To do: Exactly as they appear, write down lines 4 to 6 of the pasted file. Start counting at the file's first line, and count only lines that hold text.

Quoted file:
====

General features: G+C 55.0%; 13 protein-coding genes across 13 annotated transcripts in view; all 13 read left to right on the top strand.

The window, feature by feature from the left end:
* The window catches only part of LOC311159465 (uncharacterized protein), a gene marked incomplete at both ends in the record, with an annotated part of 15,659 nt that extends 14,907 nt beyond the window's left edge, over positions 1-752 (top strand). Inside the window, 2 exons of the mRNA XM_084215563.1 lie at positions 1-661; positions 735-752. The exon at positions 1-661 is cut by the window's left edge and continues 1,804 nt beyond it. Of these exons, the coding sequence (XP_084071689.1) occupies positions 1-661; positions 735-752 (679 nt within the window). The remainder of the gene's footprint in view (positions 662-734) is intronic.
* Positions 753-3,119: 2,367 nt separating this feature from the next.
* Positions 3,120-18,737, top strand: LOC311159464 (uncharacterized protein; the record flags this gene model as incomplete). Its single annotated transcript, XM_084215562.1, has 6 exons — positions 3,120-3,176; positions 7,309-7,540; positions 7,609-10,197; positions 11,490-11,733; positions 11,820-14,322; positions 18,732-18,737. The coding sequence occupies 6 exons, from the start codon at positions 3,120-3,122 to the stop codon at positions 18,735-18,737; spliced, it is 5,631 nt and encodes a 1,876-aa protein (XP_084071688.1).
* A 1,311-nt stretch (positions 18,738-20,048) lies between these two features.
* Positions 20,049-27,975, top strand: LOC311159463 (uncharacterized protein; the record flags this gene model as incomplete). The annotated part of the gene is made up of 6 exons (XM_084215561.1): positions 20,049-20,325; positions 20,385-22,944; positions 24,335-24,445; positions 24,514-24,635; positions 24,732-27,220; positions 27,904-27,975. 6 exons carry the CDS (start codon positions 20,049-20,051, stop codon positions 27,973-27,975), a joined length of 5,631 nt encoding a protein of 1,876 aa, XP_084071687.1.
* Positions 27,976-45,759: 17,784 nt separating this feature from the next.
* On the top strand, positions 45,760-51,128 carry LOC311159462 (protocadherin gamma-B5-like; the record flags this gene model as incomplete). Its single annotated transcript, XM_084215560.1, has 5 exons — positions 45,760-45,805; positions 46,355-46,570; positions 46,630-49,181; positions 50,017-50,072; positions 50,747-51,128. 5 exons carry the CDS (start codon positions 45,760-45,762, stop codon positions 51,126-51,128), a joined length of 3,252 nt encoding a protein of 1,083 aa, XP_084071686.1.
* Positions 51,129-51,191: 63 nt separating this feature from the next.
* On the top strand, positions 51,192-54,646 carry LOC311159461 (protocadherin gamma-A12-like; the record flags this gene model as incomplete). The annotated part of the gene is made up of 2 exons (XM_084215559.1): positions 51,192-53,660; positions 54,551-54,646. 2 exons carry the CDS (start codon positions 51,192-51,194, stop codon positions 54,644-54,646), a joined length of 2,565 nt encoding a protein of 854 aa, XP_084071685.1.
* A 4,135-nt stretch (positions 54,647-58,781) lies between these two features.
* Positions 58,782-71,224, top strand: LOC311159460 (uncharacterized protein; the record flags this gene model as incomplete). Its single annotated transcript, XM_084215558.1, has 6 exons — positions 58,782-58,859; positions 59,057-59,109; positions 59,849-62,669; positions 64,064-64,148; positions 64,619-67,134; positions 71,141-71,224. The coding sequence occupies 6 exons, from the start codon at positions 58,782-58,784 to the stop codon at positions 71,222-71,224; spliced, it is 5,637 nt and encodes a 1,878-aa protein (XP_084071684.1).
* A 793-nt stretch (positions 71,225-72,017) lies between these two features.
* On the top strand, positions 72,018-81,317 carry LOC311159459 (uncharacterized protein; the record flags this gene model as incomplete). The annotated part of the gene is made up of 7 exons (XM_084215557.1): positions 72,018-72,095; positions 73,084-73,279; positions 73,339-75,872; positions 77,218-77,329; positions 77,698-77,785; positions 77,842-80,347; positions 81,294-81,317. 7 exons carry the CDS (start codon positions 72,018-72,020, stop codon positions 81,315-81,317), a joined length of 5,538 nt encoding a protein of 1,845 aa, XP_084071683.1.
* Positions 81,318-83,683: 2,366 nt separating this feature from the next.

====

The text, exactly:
* Positions 753-3,119: 2,367 nt separating this feature from the next.
* Positions 3,120-18,737, top strand: LOC311159464 (uncharacterized protein; the record flags this gene model as incomplete). Its single annotated transcript, XM_084215562.1, has 6 exons — positions 3,120-3,176; positions 7,309-7,540; positions 7,609-10,197; positions 11,490-11,733; positions 11,820-14,322; positions 18,732-18,737. The coding sequence occupies 6 exons, from the start codon at positions 3,120-3,122 to the stop codon at positions 18,735-18,737; spliced, it is 5,631 nt and encodes a 1,876-aa protein (XP_084071688.1).
* A 1,311-nt stretch (positions 18,738-20,048) lies between these two features.